A group of prominent actors and writers, including Heath Ledger, Steve Buscemi, and Jonathan Lethem, is lending star power to a neighborhood movement opposing the Frank Gehry-designed Brooklyn development that would include a stadium for the National Basketball Association‘s Nets.
Although the stadium gets the most attention, it is only a small corner of developer Bruce Ratner’s plan, which would essentially drop a whole new city of high-rises into the midst of established, low-rise Brooklyn neighborhoods.
Develop Don’t Destroy Brooklyn has announced the appointment of a 30-member advisory board comprised of prominent citizens of the surrounding neighborhoods who agree with the community group’s contention that the plan, which includes office space as well as (mostly rental) residential units, is really a “destructive, secret, taxpayer-subsidized sweetheart deal” that would benefit the developer and not the community.
The advisory board also includes prominent local ministers, entrepreneurs, musicians such as Dan Zanes, actors Michelle Williams and Rosie Perez, and novelists Jhumpa Lahiri and Jonathan Safran Foer. For extra political punch, it also counts US Congressman Rep. Major Owens (D-NY) as a member, along with Susette Kelo, the lead plaintiff in Kelo v. City of New London, the case that led to last year’s extremely unpopular Supreme Court decision favorable to eminent domain.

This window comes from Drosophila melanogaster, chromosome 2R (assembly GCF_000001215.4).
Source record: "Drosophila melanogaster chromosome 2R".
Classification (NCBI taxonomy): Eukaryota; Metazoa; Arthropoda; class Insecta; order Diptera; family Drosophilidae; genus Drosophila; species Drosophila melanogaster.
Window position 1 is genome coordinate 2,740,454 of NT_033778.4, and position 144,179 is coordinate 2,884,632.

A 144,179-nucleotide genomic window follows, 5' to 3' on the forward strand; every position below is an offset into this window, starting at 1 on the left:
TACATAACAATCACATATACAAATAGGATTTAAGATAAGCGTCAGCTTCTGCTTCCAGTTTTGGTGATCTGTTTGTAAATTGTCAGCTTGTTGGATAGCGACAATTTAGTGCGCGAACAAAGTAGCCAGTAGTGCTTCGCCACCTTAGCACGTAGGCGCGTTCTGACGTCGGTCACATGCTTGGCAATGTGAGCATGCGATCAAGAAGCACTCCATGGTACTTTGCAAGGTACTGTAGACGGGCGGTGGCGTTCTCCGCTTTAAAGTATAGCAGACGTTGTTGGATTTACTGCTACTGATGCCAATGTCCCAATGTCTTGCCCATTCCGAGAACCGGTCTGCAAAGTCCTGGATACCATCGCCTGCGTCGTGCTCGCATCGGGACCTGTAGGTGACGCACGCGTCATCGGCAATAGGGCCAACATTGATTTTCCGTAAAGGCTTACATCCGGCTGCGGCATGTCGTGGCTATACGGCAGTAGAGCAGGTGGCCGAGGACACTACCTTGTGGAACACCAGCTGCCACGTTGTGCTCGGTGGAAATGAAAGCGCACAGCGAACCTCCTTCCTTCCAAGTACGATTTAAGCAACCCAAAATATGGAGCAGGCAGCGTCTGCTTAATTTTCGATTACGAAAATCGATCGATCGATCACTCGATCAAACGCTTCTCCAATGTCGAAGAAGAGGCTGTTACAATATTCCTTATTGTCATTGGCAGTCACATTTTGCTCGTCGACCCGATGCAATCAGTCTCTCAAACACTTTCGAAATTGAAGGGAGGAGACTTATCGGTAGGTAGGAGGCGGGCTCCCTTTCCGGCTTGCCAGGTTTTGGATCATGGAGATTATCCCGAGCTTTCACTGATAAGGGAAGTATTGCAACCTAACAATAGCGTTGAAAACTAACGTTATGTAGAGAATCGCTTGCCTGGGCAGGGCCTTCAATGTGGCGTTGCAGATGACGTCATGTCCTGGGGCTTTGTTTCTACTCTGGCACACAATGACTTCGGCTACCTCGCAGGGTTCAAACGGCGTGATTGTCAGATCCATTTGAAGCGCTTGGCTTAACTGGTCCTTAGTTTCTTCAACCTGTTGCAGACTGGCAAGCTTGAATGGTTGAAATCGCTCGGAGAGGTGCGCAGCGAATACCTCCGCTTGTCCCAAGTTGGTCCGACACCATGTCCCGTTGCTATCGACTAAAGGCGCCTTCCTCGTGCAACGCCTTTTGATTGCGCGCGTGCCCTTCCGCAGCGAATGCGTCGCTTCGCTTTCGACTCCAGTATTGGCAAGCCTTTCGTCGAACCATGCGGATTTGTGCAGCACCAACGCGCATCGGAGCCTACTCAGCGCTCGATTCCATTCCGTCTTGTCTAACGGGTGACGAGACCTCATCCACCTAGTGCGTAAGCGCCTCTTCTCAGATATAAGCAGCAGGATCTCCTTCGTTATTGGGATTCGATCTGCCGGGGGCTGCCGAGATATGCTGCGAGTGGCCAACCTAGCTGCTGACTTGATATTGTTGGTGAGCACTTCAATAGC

The proposed development has its own star power, and some community support: rap superstar Jay-Z is a Nets investor and a supporter of the project, and the local chapter of ACORN favors it because of the jobs and housing it would create. There is also favorable sentiment in the poorer nearby communities because of the construction jobs the development would create and the economic benefits that could be brought to the neighborhood by the presence of a major league sports team. (Brooklyn hasn’t had one since the baseball Dodgers left for the West Coast in 1958).
Opponents, however, contend that the number of permanent jobs and truly affordable housing units would be small, that the creation of new office space doesn’t make economic sense in a city that already has more than it needs, and that the Metropolitan Transportation Authority, which owns the train yards over which much of the development would be built, failed to get the best price for its land. Some of DDDB’s objections could be construed as NIMBYism, but many are substantive.
Aside from community opposition, the proposal, which is favored by Governor Pataki, Mayor Bloomberg, and Borough President Marty Markowitz, still faces procedural and legal hurdles before it can become reality.Powered by Sidelines